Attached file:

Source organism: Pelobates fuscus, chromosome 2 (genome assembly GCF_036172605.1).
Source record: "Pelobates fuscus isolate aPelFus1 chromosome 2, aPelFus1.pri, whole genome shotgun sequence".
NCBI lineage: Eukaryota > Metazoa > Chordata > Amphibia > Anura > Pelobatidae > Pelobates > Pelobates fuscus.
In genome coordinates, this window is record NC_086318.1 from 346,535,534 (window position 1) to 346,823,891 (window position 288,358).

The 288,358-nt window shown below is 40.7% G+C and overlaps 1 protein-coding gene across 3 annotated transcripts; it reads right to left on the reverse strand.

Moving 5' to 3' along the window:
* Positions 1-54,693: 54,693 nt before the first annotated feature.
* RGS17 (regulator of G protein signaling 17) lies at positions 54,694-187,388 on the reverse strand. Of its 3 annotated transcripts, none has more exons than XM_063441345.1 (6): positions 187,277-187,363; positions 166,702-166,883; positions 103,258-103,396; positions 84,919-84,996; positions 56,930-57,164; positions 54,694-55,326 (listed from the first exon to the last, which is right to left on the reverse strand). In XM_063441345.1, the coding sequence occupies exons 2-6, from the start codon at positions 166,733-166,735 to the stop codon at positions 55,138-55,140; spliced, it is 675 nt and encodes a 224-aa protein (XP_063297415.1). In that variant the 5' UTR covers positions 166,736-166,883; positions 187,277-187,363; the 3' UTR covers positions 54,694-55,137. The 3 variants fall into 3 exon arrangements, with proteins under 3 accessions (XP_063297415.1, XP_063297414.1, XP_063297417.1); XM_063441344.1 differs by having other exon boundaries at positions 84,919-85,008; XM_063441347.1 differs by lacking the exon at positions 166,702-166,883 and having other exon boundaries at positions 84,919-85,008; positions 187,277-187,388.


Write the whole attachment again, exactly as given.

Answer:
Source organism: Pelobates fuscus, chromosome 2 (genome assembly GCF_036172605.1).
Source record: "Pelobates fuscus isolate aPelFus1 chromosome 2, aPelFus1.pri, whole genome shotgun sequence".
NCBI lineage: Eukaryota > Metazoa > Chordata > Amphibia > Anura > Pelobatidae > Pelobates > Pelobates fuscus.
In genome coordinates, this window is record NC_086318.1 from 346,535,534 (window position 1) to 346,823,891 (window position 288,358).

The 288,358-nt window shown below is 40.7% G+C and overlaps 1 protein-coding gene across 3 annotated transcripts; it reads right to left on the reverse strand.

Moving 5' to 3' along the window:
* Positions 1-54,693: 54,693 nt before the first annotated feature.
* RGS17 (regulator of G protein signaling 17) lies at positions 54,694-187,388 on the reverse strand. Of its 3 annotated transcripts, none has more exons than XM_063441345.1 (6): positions 187,277-187,363; positions 166,702-166,883; positions 103,258-103,396; positions 84,919-84,996; positions 56,930-57,164; positions 54,694-55,326 (listed from the first exon to the last, which is right to left on the reverse strand). In XM_063441345.1, the coding sequence occupies exons 2-6, from the start codon at positions 166,733-166,735 to the stop codon at positions 55,138-55,140; spliced, it is 675 nt and encodes a 224-aa protein (XP_063297415.1). In that variant the 5' UTR covers positions 166,736-166,883; positions 187,277-187,363; the 3' UTR covers positions 54,694-55,137. The 3 variants fall into 3 exon arrangements, with proteins under 3 accessions (XP_063297415.1, XP_063297414.1, XP_063297417.1); XM_063441344.1 differs by having other exon boundaries at positions 84,919-85,008; XM_063441347.1 differs by lacking the exon at positions 166,702-166,883 and having other exon boundaries at positions 84,919-85,008; positions 187,277-187,388.